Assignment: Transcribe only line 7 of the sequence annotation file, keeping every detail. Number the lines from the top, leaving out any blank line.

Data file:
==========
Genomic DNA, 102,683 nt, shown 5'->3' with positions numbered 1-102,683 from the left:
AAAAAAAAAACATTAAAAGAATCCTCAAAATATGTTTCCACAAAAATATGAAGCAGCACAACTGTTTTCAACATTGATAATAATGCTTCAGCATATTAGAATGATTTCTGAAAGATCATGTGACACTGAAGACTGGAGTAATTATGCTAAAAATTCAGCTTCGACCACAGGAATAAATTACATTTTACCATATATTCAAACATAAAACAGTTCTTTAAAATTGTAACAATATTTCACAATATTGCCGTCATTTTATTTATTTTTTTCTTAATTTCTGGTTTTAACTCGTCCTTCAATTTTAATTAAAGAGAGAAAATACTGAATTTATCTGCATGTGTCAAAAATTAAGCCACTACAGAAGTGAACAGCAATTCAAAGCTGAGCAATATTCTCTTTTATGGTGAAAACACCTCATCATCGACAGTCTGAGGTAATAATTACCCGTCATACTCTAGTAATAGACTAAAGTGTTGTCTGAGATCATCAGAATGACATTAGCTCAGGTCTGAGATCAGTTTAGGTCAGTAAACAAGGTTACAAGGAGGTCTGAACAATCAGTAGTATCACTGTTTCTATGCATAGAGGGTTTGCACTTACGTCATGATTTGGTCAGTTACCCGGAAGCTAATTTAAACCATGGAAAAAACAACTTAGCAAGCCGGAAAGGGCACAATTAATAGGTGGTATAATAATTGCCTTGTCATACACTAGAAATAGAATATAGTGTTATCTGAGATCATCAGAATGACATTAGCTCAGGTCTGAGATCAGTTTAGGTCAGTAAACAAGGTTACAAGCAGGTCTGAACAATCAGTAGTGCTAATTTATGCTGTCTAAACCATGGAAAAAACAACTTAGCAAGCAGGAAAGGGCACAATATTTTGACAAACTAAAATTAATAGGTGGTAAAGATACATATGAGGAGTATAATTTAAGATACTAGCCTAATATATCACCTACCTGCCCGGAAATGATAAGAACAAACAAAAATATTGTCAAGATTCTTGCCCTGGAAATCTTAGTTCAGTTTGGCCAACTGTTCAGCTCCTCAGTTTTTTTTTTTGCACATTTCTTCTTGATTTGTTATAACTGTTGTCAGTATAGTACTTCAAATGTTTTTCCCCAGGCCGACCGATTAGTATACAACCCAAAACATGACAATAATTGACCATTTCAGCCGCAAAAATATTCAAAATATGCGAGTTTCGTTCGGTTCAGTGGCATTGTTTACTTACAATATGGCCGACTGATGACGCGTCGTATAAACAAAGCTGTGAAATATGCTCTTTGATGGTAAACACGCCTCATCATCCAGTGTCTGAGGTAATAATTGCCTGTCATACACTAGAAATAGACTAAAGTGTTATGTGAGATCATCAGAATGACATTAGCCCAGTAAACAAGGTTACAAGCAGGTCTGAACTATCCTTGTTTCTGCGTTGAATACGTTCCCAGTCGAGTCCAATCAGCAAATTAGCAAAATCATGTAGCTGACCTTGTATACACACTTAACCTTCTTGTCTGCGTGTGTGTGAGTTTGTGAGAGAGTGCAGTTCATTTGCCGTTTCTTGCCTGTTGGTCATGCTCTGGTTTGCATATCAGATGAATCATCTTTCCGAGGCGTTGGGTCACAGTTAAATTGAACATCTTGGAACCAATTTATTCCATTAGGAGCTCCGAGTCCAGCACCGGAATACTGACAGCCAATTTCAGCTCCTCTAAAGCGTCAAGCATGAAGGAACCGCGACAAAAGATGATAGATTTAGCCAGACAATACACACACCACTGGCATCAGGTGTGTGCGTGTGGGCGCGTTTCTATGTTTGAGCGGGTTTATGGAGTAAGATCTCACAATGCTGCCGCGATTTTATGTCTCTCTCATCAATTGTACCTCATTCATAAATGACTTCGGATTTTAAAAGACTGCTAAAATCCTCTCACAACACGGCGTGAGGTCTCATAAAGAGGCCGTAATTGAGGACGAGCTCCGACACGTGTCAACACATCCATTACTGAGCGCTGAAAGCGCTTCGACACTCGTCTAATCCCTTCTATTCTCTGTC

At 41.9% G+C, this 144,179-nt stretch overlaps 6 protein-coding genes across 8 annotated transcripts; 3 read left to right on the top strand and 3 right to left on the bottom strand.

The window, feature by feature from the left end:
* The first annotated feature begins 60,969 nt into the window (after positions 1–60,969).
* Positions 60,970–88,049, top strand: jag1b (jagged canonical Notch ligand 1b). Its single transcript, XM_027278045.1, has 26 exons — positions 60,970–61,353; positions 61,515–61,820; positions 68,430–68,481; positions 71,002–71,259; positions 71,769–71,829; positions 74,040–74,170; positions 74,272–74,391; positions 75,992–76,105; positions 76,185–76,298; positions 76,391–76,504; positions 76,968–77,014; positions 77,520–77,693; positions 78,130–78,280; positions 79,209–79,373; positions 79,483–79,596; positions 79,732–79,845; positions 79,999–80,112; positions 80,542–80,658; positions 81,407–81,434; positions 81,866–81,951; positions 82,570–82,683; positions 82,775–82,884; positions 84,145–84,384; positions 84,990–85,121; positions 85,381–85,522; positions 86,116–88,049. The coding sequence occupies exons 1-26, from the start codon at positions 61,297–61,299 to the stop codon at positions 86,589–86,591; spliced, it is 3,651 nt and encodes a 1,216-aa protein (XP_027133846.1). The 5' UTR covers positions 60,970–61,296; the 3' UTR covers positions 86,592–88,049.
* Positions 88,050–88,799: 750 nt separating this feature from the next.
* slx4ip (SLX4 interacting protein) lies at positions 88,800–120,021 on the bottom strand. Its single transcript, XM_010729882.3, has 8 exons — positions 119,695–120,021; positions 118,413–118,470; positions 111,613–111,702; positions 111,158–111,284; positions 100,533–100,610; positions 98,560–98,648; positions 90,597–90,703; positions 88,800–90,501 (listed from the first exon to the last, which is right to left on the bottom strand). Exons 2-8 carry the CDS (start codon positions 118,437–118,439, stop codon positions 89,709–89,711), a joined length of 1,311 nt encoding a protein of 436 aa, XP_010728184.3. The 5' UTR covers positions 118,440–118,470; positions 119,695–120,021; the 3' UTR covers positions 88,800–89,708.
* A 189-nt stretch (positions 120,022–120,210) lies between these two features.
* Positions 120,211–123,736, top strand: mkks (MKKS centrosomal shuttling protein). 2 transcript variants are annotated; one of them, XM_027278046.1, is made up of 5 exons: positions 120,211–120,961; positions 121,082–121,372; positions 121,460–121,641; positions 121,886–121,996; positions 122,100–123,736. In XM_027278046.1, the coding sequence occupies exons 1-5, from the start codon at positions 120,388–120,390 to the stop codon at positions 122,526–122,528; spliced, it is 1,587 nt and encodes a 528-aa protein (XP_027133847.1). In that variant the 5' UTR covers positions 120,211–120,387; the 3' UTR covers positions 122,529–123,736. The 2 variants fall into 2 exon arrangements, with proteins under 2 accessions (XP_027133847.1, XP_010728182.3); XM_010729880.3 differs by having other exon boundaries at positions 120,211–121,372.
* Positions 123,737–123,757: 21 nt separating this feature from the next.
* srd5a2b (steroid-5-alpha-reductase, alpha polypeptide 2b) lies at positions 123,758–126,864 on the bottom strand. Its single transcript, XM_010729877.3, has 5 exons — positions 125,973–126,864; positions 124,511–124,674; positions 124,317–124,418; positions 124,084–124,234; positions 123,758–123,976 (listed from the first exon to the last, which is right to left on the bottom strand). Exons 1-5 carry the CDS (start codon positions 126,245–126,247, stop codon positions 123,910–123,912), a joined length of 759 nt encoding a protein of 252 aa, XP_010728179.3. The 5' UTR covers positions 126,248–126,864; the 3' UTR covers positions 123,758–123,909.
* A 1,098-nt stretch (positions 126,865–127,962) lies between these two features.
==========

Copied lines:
* Positions 88,050–88,799: 750 nt separating this feature from the next.